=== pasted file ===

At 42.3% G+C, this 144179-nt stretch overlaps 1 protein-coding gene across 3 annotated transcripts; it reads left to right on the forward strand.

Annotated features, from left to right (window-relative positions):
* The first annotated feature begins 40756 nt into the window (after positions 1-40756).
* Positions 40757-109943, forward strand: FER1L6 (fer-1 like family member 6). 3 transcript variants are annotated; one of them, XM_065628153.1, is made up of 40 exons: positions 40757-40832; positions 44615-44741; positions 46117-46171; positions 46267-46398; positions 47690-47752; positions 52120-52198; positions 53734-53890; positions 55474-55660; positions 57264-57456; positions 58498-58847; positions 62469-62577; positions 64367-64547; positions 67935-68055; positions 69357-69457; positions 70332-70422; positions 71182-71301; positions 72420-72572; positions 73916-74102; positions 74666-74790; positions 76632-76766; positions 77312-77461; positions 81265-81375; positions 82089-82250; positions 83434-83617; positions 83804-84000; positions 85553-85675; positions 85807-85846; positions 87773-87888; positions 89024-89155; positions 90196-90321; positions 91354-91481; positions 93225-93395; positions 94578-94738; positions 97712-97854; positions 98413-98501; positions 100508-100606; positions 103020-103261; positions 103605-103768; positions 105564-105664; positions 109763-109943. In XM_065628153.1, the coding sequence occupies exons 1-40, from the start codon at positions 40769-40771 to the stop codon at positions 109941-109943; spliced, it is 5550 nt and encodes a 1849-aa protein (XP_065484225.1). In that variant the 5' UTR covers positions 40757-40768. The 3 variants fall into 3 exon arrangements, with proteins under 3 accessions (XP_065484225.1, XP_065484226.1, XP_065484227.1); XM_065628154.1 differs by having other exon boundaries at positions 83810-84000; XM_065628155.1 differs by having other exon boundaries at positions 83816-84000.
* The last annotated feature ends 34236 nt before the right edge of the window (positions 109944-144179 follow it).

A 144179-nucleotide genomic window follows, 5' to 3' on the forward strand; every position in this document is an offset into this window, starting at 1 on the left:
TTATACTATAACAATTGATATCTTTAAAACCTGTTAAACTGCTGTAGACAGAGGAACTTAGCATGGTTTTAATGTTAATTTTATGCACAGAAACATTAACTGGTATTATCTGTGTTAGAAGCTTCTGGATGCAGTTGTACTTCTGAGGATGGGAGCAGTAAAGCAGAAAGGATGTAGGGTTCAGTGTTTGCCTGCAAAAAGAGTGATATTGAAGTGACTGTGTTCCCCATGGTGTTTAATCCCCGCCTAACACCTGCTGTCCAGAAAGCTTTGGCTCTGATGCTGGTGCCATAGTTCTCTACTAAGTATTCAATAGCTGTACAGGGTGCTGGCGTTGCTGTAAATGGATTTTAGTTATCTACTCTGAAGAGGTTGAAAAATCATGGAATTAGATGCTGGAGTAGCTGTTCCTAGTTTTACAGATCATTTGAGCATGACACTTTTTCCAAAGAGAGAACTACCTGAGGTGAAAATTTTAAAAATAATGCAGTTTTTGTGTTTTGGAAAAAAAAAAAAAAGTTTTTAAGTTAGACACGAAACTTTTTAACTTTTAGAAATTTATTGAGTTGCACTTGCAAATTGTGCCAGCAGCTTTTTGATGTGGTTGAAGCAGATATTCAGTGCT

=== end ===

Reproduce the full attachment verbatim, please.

At 42.3% G+C, this 144179-nt stretch overlaps 1 protein-coding gene across 3 annotated transcripts; it reads left to right on the forward strand.

Annotated features, from left to right (window-relative positions):
* The first annotated feature begins 40756 nt into the window (after positions 1-40756).
* Positions 40757-109943, forward strand: FER1L6 (fer-1 like family member 6). 3 transcript variants are annotated; one of them, XM_065628153.1, is made up of 40 exons: positions 40757-40832; positions 44615-44741; positions 46117-46171; positions 46267-46398; positions 47690-47752; positions 52120-52198; positions 53734-53890; positions 55474-55660; positions 57264-57456; positions 58498-58847; positions 62469-62577; positions 64367-64547; positions 67935-68055; positions 69357-69457; positions 70332-70422; positions 71182-71301; positions 72420-72572; positions 73916-74102; positions 74666-74790; positions 76632-76766; positions 77312-77461; positions 81265-81375; positions 82089-82250; positions 83434-83617; positions 83804-84000; positions 85553-85675; positions 85807-85846; positions 87773-87888; positions 89024-89155; positions 90196-90321; positions 91354-91481; positions 93225-93395; positions 94578-94738; positions 97712-97854; positions 98413-98501; positions 100508-100606; positions 103020-103261; positions 103605-103768; positions 105564-105664; positions 109763-109943. In XM_065628153.1, the coding sequence occupies exons 1-40, from the start codon at positions 40769-40771 to the stop codon at positions 109941-109943; spliced, it is 5550 nt and encodes a 1849-aa protein (XP_065484225.1). In that variant the 5' UTR covers positions 40757-40768. The 3 variants fall into 3 exon arrangements, with proteins under 3 accessions (XP_065484225.1, XP_065484226.1, XP_065484227.1); XM_065628154.1 differs by having other exon boundaries at positions 83810-84000; XM_065628155.1 differs by having other exon boundaries at positions 83816-84000.
* The last annotated feature ends 34236 nt before the right edge of the window (positions 109944-144179 follow it).

A 144179-nucleotide genomic window follows, 5' to 3' on the forward strand; every position in this document is an offset into this window, starting at 1 on the left:
TTATACTATAACAATTGATATCTTTAAAACCTGTTAAACTGCTGTAGACAGAGGAACTTAGCATGGTTTTAATGTTAATTTTATGCACAGAAACATTAACTGGTATTATCTGTGTTAGAAGCTTCTGGATGCAGTTGTACTTCTGAGGATGGGAGCAGTAAAGCAGAAAGGATGTAGGGTTCAGTGTTTGCCTGCAAAAAGAGTGATATTGAAGTGACTGTGTTCCCCATGGTGTTTAATCCCCGCCTAACACCTGCTGTCCAGAAAGCTTTGGCTCTGATGCTGGTGCCATAGTTCTCTACTAAGTATTCAATAGCTGTACAGGGTGCTGGCGTTGCTGTAAATGGATTTTAGTTATCTACTCTGAAGAGGTTGAAAAATCATGGAATTAGATGCTGGAGTAGCTGTTCCTAGTTTTACAGATCATTTGAGCATGACACTTTTTCCAAAGAGAGAACTACCTGAGGTGAAAATTTTAAAAATAATGCAGTTTTTGTGTTTTGGAAAAAAAAAAAAAAGTTTTTAAGTTAGACACGAAACTTTTTAACTTTTAGAAATTTATTGAGTTGCACTTGCAAATTGTGCCAGCAGCTTTTTGATGTGGTTGAAGCAGATATTCAGTGCT